Recent research has revealed that the security of a website is the second most influential factor in dissuading shoppers to purchase an item online, following price.
The vast majority (84%) of shoppers said that they would not make a purchase from a website that didn’t appear secure, while almost a third (30%) said that buying from a preferred site is the single most important factor in their decision-making.
Neil Christie, Commercial Director of cloud solutions company iomart said, “it is crucial for retailers to understand exactly what it is that makes a site secure and trustworthy in order to attract a new customer.
“There are still challenges regarding how to best demonstrate a commitment to data protection to your users. Plus, the majority of websites - even those that are already highly secure - have the potential to make further improvements quickly by implementing simple steps which are often overlooked.”
There are a number of actionable steps and changes that eCommerce stores can take to improve the security of their online platforms according to iomart’s guide:
Top five cyber recommendations for eCommerce
Monitoring file change activity
Files being added, changed or deleted is one of the earliest detectable signs that a website has been compromised. So, monitoring file changes is a highly effective method for identifying malicious activity.
Create a custom admin path
By default, your admin path will be something like ‘website.com/store/admin’. Simply changing your admin path to anything other than this default format will immediately make it harder for anyone to access your admin page and initiate an attack. You can change the admin path to anything you like.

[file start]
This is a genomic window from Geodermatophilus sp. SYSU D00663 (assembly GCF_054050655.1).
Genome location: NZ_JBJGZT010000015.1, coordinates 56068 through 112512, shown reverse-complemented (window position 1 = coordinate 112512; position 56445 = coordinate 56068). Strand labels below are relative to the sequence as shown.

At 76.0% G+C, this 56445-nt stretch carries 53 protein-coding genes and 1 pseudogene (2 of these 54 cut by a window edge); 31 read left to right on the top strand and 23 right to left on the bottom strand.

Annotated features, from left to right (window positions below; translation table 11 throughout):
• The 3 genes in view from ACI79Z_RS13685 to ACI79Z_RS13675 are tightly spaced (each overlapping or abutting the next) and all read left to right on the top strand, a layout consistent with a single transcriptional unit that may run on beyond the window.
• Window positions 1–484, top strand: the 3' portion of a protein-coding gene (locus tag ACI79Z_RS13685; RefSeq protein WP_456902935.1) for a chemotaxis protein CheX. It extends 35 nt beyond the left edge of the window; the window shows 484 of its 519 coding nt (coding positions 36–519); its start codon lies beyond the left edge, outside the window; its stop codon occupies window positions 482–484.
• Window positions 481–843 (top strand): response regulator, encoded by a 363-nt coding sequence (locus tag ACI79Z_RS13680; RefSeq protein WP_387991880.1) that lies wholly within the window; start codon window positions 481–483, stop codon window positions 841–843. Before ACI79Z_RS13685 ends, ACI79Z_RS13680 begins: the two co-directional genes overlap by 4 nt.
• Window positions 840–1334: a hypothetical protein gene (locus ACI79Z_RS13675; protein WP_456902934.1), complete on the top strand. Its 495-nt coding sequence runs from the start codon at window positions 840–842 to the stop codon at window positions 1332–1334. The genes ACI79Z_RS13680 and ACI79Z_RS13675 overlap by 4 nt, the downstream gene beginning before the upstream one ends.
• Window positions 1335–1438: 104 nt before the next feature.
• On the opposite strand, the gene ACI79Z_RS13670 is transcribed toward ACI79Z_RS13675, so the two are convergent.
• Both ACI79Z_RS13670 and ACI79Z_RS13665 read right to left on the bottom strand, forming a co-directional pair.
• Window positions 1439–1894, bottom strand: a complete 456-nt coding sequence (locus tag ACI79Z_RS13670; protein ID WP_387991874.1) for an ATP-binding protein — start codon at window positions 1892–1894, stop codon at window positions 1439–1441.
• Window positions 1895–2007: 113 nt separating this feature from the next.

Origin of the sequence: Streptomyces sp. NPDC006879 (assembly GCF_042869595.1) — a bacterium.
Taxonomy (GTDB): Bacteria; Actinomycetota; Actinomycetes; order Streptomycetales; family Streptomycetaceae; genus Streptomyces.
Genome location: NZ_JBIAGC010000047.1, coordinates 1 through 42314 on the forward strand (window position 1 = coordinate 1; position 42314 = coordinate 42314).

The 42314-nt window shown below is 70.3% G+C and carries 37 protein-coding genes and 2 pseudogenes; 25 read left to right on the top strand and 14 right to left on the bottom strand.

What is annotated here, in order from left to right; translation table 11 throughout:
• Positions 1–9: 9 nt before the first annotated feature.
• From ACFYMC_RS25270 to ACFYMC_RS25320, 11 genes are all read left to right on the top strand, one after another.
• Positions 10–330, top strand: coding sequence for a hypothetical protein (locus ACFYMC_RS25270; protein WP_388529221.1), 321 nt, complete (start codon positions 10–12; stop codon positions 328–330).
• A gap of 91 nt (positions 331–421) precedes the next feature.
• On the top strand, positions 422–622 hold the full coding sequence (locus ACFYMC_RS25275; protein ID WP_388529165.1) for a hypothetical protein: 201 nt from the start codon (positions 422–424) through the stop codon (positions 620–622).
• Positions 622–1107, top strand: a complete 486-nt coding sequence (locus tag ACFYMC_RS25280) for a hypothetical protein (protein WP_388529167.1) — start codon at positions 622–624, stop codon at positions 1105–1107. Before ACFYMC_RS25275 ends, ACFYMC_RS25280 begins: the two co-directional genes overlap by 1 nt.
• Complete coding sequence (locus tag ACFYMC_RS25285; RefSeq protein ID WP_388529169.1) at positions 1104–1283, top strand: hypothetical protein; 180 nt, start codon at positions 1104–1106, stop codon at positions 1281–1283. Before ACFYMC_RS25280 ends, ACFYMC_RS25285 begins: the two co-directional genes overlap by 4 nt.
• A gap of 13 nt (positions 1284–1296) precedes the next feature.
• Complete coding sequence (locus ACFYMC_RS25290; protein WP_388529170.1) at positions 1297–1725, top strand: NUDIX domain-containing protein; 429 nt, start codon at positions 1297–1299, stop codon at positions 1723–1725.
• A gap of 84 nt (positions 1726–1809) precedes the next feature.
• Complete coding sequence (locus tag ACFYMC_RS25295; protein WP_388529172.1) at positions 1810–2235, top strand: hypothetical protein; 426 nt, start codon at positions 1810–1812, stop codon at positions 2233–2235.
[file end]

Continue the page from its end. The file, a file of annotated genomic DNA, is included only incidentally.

Use an advanced web application firewall
When properly configured and managed, an advanced web application firewall also provides protection against three other major threats: SQL injection, application vulnerability exploits and injected code.
Educate your teams
Every single person within your organisation should be aware of malware and how to protect against it. Create a guide of best practices for email, backups and web development. Then share with all staff and make it part of the induction process for new starters.
If you’re not sure what to include in your guide, check out this advice-lead article on turning your staff into your best defence against ransomware and use that as a starting point! We also recommend holding regular training sessions to refresh knowledge of these best practices.
Monitoring unprotected credit cardholder data
Payment card data is typically the most sought-after information in malware attacks. By carrying out regular Primary Account Number ‘PAN’ scans you can be alerted to any unprotected credit cardholder data. This almost creates a trap for the attacker as once alerted, you can remove the unencrypted data, find the source of the malware and remove it before the attack is able to extract the personal data.
For a detailed breakdown on the right approach to responsible commerce, visit iomart’s full guide on improving and maintaining security in eCommerce in collaboration with cybersecurity specialist Foregenix here: https://blog.iomart.com/improving-and-maintaining-security-in-ecommerce-2019